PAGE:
The issue would not be to buy a car, but to stay out of jail in case of a car accident.
Mais bon, il y a tellement de gens qui savent comment il faut vivre en France...
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Old Jul 15th, 2016, 08:29 AM
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Wow, what a really informative thread. DH and I work from home and tossed about trying to see if it would be possible for us to work in France for a few months. We didn't get any farther than discovering that my company won't allow me to work outside the US. I'm kind of glad that's the case now, as I would have been really disappointed to get further in the process to discover it's not just so easy as showing up and logging on.
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Old Jul 15th, 2016, 05:05 PM
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I think you've all discouraged err I mean answered the OP's questions and he has left the building.
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Old Jul 15th, 2016, 09:50 PM
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Seems like folks are explaining how he should do it , not how he want to do, which is apparently just go and have an adventure, which to me is fine except with kids.When you have children "adventures" are not so funny.
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Old Jul 15th, 2016, 10:47 PM
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<i>"At any rate, you'd have to consult the Irish Consulate to find out what your privileges are with respect to your husband's citizenship." </i>

To summarise this issue for anyone pursuing it.

The Irish Republic offers citizenship to virtually anyone with a grandparent born on the island of Ireland. This requires the trail of paperwork demonstrating the birth (and the applicant's descent) to be deposited with the Irish Registry of Foreign Births, then turning into a passport. The country's bureaucracy for dealing with this is currently swamped with UK applicants, and is likely to remain so for several years. So it's a slow process.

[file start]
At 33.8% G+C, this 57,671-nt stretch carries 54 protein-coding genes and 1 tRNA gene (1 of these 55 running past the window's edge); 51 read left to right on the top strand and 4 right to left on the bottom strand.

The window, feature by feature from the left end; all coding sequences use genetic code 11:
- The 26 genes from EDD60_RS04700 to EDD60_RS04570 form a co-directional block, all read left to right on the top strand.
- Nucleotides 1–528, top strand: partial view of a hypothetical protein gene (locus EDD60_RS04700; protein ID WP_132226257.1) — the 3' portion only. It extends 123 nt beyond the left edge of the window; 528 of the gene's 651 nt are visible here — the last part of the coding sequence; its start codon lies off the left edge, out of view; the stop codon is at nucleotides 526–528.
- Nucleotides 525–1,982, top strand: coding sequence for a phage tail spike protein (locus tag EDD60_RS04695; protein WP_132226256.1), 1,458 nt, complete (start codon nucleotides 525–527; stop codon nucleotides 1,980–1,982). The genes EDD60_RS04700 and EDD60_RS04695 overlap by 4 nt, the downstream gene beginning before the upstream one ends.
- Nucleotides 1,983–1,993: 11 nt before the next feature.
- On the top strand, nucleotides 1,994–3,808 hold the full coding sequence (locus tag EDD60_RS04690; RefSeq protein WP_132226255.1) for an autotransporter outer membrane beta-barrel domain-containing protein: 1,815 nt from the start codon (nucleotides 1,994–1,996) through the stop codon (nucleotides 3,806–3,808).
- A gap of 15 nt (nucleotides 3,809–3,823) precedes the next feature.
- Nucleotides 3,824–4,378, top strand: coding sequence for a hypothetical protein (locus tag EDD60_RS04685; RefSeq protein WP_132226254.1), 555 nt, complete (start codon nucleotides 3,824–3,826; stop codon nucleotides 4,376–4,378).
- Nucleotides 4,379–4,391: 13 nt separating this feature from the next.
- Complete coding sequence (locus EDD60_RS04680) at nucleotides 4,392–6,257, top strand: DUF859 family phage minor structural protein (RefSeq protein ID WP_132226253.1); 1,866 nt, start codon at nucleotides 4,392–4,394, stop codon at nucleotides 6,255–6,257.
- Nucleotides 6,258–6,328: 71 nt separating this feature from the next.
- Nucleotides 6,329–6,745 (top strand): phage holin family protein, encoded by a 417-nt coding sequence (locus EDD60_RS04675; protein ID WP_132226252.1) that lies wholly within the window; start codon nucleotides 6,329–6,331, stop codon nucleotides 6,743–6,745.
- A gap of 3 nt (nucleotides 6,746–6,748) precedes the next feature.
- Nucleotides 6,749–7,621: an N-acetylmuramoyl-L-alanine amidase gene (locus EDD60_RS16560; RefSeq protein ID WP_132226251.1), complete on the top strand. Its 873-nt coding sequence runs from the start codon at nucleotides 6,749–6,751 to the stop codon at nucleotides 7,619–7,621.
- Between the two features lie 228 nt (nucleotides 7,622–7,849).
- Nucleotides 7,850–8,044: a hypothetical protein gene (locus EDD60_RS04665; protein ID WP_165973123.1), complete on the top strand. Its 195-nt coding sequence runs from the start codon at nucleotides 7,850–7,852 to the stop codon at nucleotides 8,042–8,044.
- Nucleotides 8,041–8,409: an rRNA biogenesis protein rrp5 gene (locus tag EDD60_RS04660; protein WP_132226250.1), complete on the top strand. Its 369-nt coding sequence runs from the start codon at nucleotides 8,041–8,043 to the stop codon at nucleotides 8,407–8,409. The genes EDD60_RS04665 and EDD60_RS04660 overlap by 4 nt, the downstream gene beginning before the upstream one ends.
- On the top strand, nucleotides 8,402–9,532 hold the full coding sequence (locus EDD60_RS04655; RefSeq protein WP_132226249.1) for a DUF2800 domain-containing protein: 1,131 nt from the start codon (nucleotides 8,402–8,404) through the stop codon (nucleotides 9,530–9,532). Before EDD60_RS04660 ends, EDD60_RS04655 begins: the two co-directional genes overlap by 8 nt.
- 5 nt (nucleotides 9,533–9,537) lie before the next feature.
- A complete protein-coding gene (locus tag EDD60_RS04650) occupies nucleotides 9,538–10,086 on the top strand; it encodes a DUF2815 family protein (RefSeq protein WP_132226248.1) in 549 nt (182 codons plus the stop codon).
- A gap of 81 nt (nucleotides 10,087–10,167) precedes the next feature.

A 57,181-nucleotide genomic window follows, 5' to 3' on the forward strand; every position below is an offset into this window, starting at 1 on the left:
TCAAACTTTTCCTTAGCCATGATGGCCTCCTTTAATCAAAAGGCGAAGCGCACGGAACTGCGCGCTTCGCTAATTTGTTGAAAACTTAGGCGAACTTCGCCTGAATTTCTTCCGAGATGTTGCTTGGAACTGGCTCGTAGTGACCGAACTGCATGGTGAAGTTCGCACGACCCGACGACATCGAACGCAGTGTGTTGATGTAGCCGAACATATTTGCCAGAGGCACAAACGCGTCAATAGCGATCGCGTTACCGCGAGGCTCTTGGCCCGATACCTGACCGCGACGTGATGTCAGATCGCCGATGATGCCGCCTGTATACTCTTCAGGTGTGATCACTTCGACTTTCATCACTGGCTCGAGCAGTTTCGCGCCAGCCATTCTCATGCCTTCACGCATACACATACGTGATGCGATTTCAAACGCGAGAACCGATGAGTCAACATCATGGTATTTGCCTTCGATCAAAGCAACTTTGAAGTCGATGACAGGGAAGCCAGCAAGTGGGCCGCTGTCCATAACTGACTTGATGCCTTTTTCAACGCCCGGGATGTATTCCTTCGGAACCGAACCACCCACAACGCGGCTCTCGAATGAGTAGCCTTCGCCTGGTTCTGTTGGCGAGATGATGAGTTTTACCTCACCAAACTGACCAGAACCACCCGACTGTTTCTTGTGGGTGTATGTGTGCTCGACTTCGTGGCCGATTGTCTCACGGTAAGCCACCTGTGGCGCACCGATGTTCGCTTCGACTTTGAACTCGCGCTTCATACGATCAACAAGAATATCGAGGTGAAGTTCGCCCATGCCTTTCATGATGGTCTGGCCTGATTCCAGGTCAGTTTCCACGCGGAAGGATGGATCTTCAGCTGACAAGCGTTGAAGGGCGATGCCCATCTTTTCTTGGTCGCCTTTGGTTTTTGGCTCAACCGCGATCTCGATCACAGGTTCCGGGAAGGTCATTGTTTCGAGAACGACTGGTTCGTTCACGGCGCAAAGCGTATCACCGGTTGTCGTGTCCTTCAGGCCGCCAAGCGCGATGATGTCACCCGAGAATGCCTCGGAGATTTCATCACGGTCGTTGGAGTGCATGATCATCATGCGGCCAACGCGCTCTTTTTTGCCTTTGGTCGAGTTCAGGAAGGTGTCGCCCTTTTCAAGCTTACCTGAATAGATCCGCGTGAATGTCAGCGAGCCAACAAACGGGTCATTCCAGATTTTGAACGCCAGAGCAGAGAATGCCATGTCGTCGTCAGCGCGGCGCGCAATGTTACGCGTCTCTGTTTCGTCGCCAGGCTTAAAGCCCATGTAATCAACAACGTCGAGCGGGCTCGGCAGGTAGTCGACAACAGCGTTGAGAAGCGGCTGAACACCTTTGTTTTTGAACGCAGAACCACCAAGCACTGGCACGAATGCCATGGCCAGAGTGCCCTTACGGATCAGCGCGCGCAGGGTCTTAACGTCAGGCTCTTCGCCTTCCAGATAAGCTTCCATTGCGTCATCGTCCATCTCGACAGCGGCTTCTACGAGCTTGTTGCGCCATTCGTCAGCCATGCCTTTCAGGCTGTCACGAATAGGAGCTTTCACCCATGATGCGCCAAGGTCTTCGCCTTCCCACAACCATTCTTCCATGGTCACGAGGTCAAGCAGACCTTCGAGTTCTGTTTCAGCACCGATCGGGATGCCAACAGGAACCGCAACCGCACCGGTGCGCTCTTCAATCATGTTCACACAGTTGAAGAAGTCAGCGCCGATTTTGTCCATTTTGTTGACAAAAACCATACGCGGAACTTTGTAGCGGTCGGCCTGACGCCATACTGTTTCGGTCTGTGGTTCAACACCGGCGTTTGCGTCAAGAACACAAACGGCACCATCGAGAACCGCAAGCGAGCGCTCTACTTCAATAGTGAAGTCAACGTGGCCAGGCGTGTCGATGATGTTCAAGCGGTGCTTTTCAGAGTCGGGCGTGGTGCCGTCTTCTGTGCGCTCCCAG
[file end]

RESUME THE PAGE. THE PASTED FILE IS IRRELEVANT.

Ireland does NOT automatically grant citizenship to spouses. Irish citizens have a right - ultimately conferred by the European Convention of Human Rights - to live and work anywhere in the EU and bring their partner with them. The definition of partner is now quite strict: the paperwork for an accompanied partner is laborious in Ireland, and even trickier if an Irish citizen is trying to import a non-European partner into another EU country.

For most non-Europeans simply accompanying a European partner on holiday or business, none of this really matters. But the moment they start doing things residents do (like enrolling children in school, or visiting a GP) the Kafka-esque stuff starts hitting

A slightly outdated summary in plain English at http://www.movetoireland.com/movepag/papnoneuspouse.htm

For most people on this board, the partner of an Irish citizen is eligible to apply for Irish citizenship ONLY after that partner has legally lived in Ireland for three of the previous five years. There are some exceptions for people in need of asylum, but for most of us it's now impossible to get Irish citizenship for a spouse without both living in Ireland for a substantial period.